by Stjepan Šejić and Ron Marz
If only there were a van large enough to have the entirety of this comic adorning its fibreglass frame. Alas, Dodge’s current offerings are painfully inadequate and deny us all of the appropriate means to display the epic glory of the world Ravine. What’s undeniable about this work, is the sheer passion that birthed it. Evident on every page of Šejić’s first creator-owned work is the enthusiasm and desire to tell this high fantasy story and shape the world it takes place in. After an eleven-year incubation period, Stjepan Šejić, together with Witchblade collaborator Ron Marz, invite you to delve deep into a tale about destiny; those who shape it and those that look to defeat it.
A kingdom’s unity is being tested, a shaky alliance is under siege from both within and outside its borders. The growing political influence of the religion of Damanul, centered on an actual living God entombed in a mountain, plays an unknown role in the machinations of a mad former king of immeasurable power. All the while two young Wanderers, one a spirited dragon-rider hiding (and hiding from) her true identity and the other a shrewd, charming thief looking for his final score, have their paths intertwine to play an important role neither of them are at all aware of. Calling the events of this volume “world-building” would be giving it short shrift; it’s more akin to life-giving. There are huge ideas being introduced left and right, like the weapon tree or the stages of dragon maturation or the mechanics of the gears found in an artificial leg or the entire mythological political happenings of a multitude of diverse races or…look, there is a lot going on. Stop and look in the background of panels and you’ll occasionally notice a living, breathing world populated by other creatures with their own stories to tell. The greatest success of their combined storytelling is the ability to flood your senses with all this information without it ever feeling overwhelming. The prologue is a bit clunky and cliché, but what it sets up is vital to what comes later. The plot, and it’s multitude of subplots, is paced to a degree that it rarely stops to explain how the world works, it just develops itself behind the actions of the characters. It entices the reader to pay attention if they want to, to flesh out the often odd rules of this world, but puts the characters decisively in the foreground. The only exception, the only time you ever feel like you’re being interrupted, is early on when our young dragon-rider (or dragoon, for the PC-minded) must awkwardly read a book resulting in two info-heavy text pages that feel out of place despite being littered with dragons and magic orbs. That one example is the exception to what is otherwise a masterfully well-paced narrative.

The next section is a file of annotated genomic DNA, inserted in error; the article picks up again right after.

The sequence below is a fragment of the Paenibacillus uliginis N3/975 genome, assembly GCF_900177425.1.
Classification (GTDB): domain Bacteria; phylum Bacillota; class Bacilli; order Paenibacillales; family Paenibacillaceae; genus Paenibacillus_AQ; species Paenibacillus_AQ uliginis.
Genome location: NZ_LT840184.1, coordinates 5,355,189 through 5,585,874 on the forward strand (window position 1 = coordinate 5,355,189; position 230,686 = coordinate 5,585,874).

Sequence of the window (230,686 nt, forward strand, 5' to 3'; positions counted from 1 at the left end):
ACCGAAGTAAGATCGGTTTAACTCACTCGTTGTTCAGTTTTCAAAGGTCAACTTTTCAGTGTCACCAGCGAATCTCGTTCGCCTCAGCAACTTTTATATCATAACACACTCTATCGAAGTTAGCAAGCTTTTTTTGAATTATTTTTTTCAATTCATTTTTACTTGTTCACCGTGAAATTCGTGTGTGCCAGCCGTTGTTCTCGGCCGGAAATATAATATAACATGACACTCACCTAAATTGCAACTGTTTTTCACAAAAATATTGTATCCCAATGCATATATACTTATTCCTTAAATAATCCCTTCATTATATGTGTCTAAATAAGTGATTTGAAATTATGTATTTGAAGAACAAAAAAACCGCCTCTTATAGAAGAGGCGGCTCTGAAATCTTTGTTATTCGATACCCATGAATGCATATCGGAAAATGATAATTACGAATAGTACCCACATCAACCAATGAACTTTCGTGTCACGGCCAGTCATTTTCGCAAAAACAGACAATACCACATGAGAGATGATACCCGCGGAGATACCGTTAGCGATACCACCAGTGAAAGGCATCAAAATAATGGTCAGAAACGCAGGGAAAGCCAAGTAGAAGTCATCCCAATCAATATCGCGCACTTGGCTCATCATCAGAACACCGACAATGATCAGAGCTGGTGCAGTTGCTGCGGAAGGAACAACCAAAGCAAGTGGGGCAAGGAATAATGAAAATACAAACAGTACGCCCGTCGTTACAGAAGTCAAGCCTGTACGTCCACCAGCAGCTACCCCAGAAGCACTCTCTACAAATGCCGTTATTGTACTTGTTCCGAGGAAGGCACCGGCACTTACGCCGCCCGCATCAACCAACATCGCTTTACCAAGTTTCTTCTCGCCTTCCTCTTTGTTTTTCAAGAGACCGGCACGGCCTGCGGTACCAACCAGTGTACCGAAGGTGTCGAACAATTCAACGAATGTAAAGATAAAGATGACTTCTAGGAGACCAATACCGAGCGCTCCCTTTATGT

Šejić and Marz craft a story that is firmly rooted in traditional fantasy tropes, but lovingly develop characters that transcend that genre’s scope. There are the requisite dragons, archers, knights, and sorcery, sure, but there’s playfulness to the main characters that are as recognizable to fans of Brian K. Vaughn as they are to George R.R. Martin aficionados. Nowhere is this more evident than with the two Wanderers, Stein and Lynn. While we’re told they both play an imperative role in shaping the path for all the world’s inhabitants, both feel as real and grounded with universally understood emotions of doubt, ambition, regret, solitude and humor. Lynn in particular is well developed and aptly handled, not being limited to simply being the female version of Stein or a damsel in distress. The supporting cast of characters are equally well done, being appropriately ominous or comical without feeling like cardboard cut-out, perhaps in part to a lack of “Prithee, my fair maiden”-esque language in lieu of much more natural speech throughout.
Stjepan Šejić’s art is awe-inspiring. He leaves no doubt how much he cares, how invested he is in these characters and this world. It is as though the Legend of Zelda and Led Zeppelin were concentrated into ink and bled directly onto the page. From pencil to inks to colors, it is an immersive experience with details everywhere: patterns on armor, textures of fabrics, individual dragon scales. There’s never any question as to the texture of things in this world or their relation to one another. Panels are balanced well, with splash pages having exactly the intended epic effect when used. Šejić also manages to largely avoid the stiffness commonly associated with this photorealistic style with soft facial expressions and just the right amount of animated ticks, a smirk here or a bit lower lip. The art still occasionally does fall prey to moments of feeling as though these are live action still-frames with superimposed dialogue, but they are few and far between. The digital effects are omnipresent yet surprisingly subtle (most glaring instances are essentially the magic effects of the swords in the prologue) and always complimented with a painter’s touch. The art reinforces the need to take your time with this book. This is not a style that appeals to everyone on first glance, but it begs to be examined closely in order to fully appreciate how much care has been put into this project by a driven pair of creators.
If you’re not a normally a fan of fantasy stories, do not write Ravine off as just another sword and sorcery questing book. There is more than enough rich characterization, wholly original ideas, intriguing thematic motivations and stunning art to appeal to fans of virtually any genre. It is as alive with kinetic energy as any fire breathing dragon found within and one deserving of your attention.